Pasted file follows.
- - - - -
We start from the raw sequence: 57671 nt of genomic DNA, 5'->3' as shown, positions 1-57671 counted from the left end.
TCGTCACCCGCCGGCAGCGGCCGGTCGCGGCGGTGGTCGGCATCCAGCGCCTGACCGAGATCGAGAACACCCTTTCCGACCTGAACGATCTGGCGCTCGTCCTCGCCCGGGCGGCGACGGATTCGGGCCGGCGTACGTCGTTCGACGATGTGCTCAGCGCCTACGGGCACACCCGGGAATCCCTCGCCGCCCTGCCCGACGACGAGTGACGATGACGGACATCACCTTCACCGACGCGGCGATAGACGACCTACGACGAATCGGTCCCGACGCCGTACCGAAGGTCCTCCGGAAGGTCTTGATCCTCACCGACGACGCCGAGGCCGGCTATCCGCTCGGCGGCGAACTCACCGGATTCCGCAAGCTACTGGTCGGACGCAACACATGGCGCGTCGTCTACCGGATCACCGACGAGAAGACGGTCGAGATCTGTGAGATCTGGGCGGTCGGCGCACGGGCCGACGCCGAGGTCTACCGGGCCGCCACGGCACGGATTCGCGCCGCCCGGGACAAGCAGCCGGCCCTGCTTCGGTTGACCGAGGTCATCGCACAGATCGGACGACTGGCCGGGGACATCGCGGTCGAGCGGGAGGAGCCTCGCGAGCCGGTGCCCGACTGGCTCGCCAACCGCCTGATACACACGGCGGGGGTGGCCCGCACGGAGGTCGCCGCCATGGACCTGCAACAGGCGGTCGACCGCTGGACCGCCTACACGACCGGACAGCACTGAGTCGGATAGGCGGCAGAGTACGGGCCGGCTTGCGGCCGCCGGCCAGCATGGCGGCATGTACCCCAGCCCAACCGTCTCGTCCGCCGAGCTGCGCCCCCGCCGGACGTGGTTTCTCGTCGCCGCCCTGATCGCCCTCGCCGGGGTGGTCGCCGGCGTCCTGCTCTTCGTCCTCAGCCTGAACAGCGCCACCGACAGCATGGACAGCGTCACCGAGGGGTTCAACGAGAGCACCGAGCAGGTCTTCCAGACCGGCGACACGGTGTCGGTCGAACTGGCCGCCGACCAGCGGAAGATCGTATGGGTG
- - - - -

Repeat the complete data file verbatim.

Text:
We start from the raw sequence: 57671 nt of genomic DNA, 5'->3' as shown, positions 1-57671 counted from the left end.
TCGTCACCCGCCGGCAGCGGCCGGTCGCGGCGGTGGTCGGCATCCAGCGCCTGACCGAGATCGAGAACACCCTTTCCGACCTGAACGATCTGGCGCTCGTCCTCGCCCGGGCGGCGACGGATTCGGGCCGGCGTACGTCGTTCGACGATGTGCTCAGCGCCTACGGGCACACCCGGGAATCCCTCGCCGCCCTGCCCGACGACGAGTGACGATGACGGACATCACCTTCACCGACGCGGCGATAGACGACCTACGACGAATCGGTCCCGACGCCGTACCGAAGGTCCTCCGGAAGGTCTTGATCCTCACCGACGACGCCGAGGCCGGCTATCCGCTCGGCGGCGAACTCACCGGATTCCGCAAGCTACTGGTCGGACGCAACACATGGCGCGTCGTCTACCGGATCACCGACGAGAAGACGGTCGAGATCTGTGAGATCTGGGCGGTCGGCGCACGGGCCGACGCCGAGGTCTACCGGGCCGCCACGGCACGGATTCGCGCCGCCCGGGACAAGCAGCCGGCCCTGCTTCGGTTGACCGAGGTCATCGCACAGATCGGACGACTGGCCGGGGACATCGCGGTCGAGCGGGAGGAGCCTCGCGAGCCGGTGCCCGACTGGCTCGCCAACCGCCTGATACACACGGCGGGGGTGGCCCGCACGGAGGTCGCCGCCATGGACCTGCAACAGGCGGTCGACCGCTGGACCGCCTACACGACCGGACAGCACTGAGTCGGATAGGCGGCAGAGTACGGGCCGGCTTGCGGCCGCCGGCCAGCATGGCGGCATGTACCCCAGCCCAACCGTCTCGTCCGCCGAGCTGCGCCCCCGCCGGACGTGGTTTCTCGTCGCCGCCCTGATCGCCCTCGCCGGGGTGGTCGCCGGCGTCCTGCTCTTCGTCCTCAGCCTGAACAGCGCCACCGACAGCATGGACAGCGTCACCGAGGGGTTCAACGAGAGCACCGAGCAGGTCTTCCAGACCGGCGACACGGTGTCGGTCGAACTGGCCGCCGACCAGCGGAAGATCGTATGGGTG